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Two giant earthworks named the Devil's Dyke and the Slad, enclose and area of around 40 hectares to the South of St Albans. The area was excavated in 1932 by Sir Mortimer Wheeler, and the ditch was found to have had an original depth of nearly thirteen metres making it a huge undertaking. Read More »
This folktale was kindly brought to our attention by Alma Oakley of Weston in Hertfordshire.
Weston churchyard is reputed to be the final resting place of the Weston Giant: Jack o' Legs. Two stones mark his grave. One is positioned at his head and another at his feet, a distance of eight feet apart. Read More »
The pub is reputed to be haunted by two ghosts. One is the tall ghost of a seaman, dressed in a naval coat, and the other is thought to be that of a coachman, who is seen standing looking out of the kitchen window. The hotel was an old coaching Inn, and was used by the local shipbuilders as a hostelry.
This building dates back over 600 years and has seen many uses. Apart from being a pub, it has been a private house, a school and also a brushmakers which is where it's name originates. It is though that the pub may be haunted by Mr Chicket, who is thought to be the original brushmaker. Read More »
Mr W. Collet was driving between Hook and Reading early on the morning of 26th October 1967 in a transit min-bus. Suddenly his radio and electrical equipment cut out. Read More »
On 6th November 1967, Carl Farlow was driving along the A338 at around 1.00am in the morning. He was coming up to a bridge over the river Avon, when the electric's in his car cut out. He pulled up to the roadside to check out what the problem was, and spotted an egg shaped object hovering above the road. Read More »
On 14th November 1976 about 9.00pm near Winchester, Joyce Bowles and Ted Pratt were driving down the A272 when the car started to jolt and shake, and then veered off the road into a grass verge by the roadside. The car was subject to electrical interference as the engine roared, and the lights seemed to be shine brighter than normal. Read More »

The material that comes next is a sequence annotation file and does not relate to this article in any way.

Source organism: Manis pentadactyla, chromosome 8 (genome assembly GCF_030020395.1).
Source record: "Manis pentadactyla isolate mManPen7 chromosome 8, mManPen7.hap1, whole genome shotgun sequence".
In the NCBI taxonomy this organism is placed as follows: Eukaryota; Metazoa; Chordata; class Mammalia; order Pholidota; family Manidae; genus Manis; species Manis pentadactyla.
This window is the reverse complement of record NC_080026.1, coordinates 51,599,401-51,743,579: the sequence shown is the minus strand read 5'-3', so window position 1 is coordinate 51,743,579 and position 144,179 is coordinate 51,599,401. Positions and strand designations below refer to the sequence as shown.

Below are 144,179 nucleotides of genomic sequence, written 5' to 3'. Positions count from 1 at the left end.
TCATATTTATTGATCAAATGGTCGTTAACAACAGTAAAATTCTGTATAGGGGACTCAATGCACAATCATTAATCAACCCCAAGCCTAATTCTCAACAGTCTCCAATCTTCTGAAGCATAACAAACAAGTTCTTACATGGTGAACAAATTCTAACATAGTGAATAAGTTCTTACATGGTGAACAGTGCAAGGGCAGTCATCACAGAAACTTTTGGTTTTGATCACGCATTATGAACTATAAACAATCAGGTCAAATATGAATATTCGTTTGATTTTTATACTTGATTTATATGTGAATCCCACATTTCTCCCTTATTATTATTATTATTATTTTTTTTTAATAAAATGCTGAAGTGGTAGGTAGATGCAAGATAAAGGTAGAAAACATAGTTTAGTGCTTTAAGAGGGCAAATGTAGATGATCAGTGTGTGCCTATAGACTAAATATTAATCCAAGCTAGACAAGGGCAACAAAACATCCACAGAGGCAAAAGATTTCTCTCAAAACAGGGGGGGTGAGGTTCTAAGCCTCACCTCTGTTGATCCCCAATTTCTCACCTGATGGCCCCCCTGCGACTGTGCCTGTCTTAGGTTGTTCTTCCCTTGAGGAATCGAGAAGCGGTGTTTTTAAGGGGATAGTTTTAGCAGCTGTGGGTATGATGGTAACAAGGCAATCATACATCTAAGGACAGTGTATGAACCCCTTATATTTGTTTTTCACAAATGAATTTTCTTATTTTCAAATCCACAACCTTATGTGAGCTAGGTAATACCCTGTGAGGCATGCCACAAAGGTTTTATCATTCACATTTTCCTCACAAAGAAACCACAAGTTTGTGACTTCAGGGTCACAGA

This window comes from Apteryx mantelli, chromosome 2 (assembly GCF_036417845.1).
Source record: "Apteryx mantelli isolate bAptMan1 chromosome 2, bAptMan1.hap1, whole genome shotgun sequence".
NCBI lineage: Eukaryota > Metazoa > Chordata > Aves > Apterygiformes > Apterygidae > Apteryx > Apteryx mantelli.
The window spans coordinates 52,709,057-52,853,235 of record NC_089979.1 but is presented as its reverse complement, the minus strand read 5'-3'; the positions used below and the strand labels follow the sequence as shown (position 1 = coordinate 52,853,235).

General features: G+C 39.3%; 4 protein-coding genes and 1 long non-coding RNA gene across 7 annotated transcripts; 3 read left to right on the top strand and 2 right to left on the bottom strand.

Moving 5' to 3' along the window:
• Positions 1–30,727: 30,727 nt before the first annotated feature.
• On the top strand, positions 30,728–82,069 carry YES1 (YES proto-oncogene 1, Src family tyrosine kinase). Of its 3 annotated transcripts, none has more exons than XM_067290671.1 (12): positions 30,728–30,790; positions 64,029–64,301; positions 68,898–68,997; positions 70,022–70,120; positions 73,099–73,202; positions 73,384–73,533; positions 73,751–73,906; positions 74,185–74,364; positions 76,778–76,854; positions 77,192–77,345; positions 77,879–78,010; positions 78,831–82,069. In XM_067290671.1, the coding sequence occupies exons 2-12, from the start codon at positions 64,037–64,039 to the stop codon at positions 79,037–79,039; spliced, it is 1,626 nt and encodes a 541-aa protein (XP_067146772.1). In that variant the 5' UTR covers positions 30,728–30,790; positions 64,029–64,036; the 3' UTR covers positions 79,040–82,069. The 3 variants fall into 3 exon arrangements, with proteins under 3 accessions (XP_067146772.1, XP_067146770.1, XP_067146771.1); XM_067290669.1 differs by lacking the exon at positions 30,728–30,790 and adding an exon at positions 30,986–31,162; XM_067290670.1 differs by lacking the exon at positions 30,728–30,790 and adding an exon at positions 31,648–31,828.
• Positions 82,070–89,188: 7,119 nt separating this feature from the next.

Albert Burtoo stands as the oldest UFO abductee, if his story is to be taken at face value. He was aged 77 at the time of the incident, and had just settled for a nights fishing session on the side of Basingstoke Canal on 12th August 1983. At about 1.00pm he noticed a bright light, which he took to be an army Helicopter from the nearby Para base. Read More »
Supposedly the oldest and smallest pub in the city, it is reputed to be haunted by a ghost that pulls the bed clothes off visitors. The ghost is blamed on a woman who is supposed to have died from cold and hunger in the one of the rooms centuries ago.
Around 794AD, King Offa of Mercia demanded the head of the Christian King Ethelbert of East Anglia whilst he was making arrangements to marry Offa's daughter. Not far from the location of Marden Church the young king was assassinated and his body hidden. After rumours of Ethelbert's ghost being seen in the marden area, Offa asked the Pope for absolution. Read More »
Haunted by an amorphous shape, thought to be a woman called Eliza Jane MacKay who committed suicide by drowning herself in the well of New Inn Farm, which is situated nearby. She is said to have been an alcoholic who drank at the inn and was buried in the orchard at New Inn Farm. Read More »